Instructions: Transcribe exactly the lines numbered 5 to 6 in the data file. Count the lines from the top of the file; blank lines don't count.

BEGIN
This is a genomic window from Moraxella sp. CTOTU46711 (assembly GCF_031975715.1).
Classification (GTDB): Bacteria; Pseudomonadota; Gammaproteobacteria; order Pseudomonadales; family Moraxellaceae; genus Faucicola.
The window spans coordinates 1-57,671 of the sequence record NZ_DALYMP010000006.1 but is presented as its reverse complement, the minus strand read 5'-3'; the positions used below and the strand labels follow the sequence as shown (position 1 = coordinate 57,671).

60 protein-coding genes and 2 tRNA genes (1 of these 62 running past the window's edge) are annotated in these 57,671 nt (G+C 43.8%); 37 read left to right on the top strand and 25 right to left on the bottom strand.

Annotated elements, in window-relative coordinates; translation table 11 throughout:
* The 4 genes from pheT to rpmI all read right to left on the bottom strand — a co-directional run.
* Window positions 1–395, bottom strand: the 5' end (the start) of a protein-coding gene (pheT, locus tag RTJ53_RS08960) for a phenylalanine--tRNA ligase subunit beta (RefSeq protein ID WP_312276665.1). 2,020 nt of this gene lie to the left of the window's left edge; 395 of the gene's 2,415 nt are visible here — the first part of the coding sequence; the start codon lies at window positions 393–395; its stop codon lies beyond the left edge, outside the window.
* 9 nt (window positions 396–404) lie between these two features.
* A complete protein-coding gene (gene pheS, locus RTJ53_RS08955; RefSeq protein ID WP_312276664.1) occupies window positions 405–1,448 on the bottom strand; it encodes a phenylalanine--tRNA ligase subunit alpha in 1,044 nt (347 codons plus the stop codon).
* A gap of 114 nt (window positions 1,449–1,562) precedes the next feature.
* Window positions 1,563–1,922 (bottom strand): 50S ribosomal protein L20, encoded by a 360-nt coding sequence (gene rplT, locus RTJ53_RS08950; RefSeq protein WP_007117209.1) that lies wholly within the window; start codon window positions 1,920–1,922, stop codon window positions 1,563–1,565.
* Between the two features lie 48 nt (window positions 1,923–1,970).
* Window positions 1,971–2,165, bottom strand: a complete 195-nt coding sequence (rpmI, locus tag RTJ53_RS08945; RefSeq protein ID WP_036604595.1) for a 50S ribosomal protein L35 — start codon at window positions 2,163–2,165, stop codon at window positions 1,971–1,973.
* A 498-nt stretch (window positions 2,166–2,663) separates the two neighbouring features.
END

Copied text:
Annotated elements, in window-relative coordinates; translation table 11 throughout:
* The 4 genes from pheT to rpmI all read right to left on the bottom strand — a co-directional run.